2. On a related note, is there really a way of making fair generalizations about community colleges or CC scholars? I know that community college governance looks different from, say, your typical research university, but I don't know that all community colleges work in the same ways. I remember reading in the first volume of Geiger's history of American Higher Education that during the late 60s and much of the 70s the rate of community college establishment was something like one a week, but that doesn't necessarily indicate an across-the-board uniformity.
The American Community College by Arthur M. Cohen and Florence B. Brawer offers a really interesting historiography on the creation of community colleges in the United States. Apparently, there were a lot of different models—some of which were integrated into local high schools as a grade 13 and 14, some of which were private models, some of which were extensions or annexes of large State Colleges and Universities, and many of which were public stand-alone institutions. What I find compelling about the history of the establishment of community colleges is the civic pride that local populations took in their two-year colleges. A source of revenue, jobs, service and other opportunity, the number of established public and private community colleges numbered roughly the same in the 1970s as they do today (1,141 in 1972-1973 and 1,173 in 2004–2005) (17). On the South Coast of Massachusetts—an economically depressed area once renowned for textile manufacturing, shipping, and whaling—Bristol Community College still contributes to feelings of civic pride and engagement.
Yet, as you note, community colleges—despite a shared (though often at-odds) set of missions—are not uniform. They vary in administrative structures, curricula, publication requirements, student demographics, funding allocations and structure, and need. Working in the Massachusetts Community College system, in a fairly isolated portion of the State, with little public transport access to Boston and surrounding smaller cities, generates a host of needs and access issues that, say, teaching at a CUNY in New York City does not. Using the CUNY system as an example, proximity to other two-year and four-year colleges also contributes to different publication and collaboration standards, which, so far as I understand them, are required.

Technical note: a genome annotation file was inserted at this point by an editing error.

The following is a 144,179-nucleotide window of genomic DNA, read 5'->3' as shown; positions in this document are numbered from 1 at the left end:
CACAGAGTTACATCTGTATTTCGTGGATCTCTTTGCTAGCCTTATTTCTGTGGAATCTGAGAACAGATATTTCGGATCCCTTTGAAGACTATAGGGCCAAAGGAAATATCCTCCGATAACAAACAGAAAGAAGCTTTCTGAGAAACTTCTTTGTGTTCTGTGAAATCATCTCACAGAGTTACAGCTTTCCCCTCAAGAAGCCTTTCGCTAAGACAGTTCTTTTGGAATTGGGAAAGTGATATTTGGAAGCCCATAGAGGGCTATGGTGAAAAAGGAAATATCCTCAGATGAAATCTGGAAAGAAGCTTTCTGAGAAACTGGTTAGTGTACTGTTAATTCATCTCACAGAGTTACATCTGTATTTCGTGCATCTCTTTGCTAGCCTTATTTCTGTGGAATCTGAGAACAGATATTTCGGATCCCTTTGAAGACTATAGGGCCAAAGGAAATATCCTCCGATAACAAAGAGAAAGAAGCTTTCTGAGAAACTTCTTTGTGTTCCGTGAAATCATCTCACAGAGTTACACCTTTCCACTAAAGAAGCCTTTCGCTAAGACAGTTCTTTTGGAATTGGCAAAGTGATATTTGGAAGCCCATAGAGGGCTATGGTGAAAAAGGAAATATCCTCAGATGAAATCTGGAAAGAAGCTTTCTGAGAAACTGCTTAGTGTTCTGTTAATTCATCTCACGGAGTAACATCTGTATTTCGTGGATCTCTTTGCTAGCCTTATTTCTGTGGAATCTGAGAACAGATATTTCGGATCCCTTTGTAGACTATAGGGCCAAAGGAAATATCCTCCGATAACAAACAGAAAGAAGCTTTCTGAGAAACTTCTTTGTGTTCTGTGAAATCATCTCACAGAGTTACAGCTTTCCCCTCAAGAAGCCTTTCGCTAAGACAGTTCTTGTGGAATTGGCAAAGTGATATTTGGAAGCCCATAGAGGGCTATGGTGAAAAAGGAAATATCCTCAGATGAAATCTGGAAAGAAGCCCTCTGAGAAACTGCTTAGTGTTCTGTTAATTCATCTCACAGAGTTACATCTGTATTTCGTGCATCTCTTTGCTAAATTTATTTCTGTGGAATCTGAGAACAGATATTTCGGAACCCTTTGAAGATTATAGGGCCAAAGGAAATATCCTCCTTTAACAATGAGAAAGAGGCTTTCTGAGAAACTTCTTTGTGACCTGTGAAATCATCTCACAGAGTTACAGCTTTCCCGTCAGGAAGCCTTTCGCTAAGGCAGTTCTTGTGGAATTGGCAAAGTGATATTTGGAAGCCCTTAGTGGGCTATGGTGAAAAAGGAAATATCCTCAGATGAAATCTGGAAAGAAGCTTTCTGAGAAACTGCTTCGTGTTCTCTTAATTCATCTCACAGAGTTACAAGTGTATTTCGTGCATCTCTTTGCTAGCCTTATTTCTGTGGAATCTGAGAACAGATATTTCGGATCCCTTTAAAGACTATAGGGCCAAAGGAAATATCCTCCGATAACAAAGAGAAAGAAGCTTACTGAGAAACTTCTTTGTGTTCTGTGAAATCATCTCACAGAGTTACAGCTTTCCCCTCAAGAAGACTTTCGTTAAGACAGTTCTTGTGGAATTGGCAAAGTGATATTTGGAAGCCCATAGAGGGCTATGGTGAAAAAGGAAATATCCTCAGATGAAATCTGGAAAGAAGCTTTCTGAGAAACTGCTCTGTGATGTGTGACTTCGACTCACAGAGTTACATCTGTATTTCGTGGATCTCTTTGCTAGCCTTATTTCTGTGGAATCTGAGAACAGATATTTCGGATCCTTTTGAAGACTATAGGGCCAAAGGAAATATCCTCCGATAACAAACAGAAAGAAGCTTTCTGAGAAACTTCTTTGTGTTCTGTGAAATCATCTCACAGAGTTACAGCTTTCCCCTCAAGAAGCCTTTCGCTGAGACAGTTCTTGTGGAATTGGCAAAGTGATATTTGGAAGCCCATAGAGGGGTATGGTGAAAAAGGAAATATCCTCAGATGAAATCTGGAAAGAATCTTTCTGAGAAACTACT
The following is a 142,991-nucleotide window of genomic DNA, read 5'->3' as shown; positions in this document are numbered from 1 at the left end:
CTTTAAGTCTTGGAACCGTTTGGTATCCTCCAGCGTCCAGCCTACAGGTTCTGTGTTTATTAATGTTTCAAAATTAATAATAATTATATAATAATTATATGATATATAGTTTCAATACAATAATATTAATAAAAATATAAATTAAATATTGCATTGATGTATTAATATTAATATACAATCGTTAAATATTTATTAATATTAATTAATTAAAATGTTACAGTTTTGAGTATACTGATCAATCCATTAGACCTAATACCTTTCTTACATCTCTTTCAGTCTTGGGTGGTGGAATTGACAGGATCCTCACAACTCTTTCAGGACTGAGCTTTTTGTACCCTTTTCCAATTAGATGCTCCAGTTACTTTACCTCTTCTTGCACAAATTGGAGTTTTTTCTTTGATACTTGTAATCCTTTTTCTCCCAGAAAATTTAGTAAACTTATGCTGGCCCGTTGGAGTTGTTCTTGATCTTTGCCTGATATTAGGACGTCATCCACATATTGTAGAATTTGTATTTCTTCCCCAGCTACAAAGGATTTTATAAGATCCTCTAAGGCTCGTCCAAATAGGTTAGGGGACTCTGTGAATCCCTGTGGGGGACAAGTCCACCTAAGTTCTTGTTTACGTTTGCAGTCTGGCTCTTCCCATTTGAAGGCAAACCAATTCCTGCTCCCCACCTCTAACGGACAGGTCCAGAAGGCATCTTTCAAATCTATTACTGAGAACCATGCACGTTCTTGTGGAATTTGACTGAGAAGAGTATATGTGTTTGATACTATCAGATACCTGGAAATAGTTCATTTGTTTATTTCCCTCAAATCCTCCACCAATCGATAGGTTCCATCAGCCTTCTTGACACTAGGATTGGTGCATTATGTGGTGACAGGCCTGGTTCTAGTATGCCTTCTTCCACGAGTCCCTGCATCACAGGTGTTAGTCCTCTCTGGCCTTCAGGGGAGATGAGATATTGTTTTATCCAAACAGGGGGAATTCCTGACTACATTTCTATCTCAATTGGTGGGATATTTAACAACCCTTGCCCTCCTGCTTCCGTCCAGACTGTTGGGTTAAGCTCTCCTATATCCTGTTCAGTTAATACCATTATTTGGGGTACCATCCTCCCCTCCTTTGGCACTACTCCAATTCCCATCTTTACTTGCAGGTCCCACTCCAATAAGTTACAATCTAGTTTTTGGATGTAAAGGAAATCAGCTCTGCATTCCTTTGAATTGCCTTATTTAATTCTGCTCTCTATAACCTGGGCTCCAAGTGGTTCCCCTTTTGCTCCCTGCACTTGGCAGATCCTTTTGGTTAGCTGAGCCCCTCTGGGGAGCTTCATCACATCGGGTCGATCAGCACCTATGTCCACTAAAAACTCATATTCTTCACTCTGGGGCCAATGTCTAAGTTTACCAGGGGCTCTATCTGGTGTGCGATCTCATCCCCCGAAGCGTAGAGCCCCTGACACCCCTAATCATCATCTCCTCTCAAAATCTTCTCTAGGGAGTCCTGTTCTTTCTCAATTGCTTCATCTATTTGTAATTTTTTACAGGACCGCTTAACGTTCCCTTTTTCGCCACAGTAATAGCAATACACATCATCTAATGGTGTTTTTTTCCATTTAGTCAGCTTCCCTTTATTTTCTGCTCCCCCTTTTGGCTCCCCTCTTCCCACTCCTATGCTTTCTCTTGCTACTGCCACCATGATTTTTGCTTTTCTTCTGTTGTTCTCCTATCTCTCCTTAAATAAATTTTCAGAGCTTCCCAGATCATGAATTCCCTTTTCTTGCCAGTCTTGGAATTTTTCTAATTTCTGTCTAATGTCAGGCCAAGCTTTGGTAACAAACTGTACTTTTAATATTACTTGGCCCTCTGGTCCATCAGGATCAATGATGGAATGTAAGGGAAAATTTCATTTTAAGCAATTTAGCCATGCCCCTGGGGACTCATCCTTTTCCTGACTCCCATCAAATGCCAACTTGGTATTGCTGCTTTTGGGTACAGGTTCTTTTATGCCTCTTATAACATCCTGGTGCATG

3. In addition to the question of standards, there's also the question of what is being published, isn't there? I don't know of a database that could nail down exactly what kinds of research are being published, broken down by authorship and where the author's employed, but I think we share a sense that empirical research is one of the areas that both CC scholars and writing center work are less known for. Do you see some ways in which that's changing, and are there directions you'd like to see more CC and writing center scholars take? Are there other disciplines whose tools we're not utilizing with as much effect as we should?
There was a really great email that went around the WPA-L ListServ recently on the ethical obligations that writing administrators have to conducting empirical research on their programs. It did not produce the outcry I thought it would but I agree that a number of Coordinators/Directors, as well as faculty that I have spoken with seem less than comfortable with doing big data assessment or empirical research of most kinds. Furthermore, my work as a reviewer for both Praxis as well as WLN has demonstrated to me the need for more specific parameters for conducting empirical research on writing centers. Organizing WC research through science writing (Intro, method, results, discussion or IMRD) as well as making deliberate and well-articulated decisions on choosing one research method over another—survey versus interviews, quantitative versus qualitative, for example—and avoiding bias in question design are just a few bits of advice that I have for scholars who are interested in conducting empirical research on writing centers. Also, articulating distribution methods, coding and storage of data, as well as statistical analysis of results are all also well appreciated by reviewers and readers; method matters insofar as statistics and coding either confirm or disconfirm a hunch that your gut is telling you! Haswell’s work on RAD (Replicable, Aggregable, Data Driven) Research is a great resource. Similarly, Colorado State University’s Research Exchange, once it launches. (Editor's note: we here at Praxis are also launching a research exchange in the next few weeks, so contact us if you want to participate!)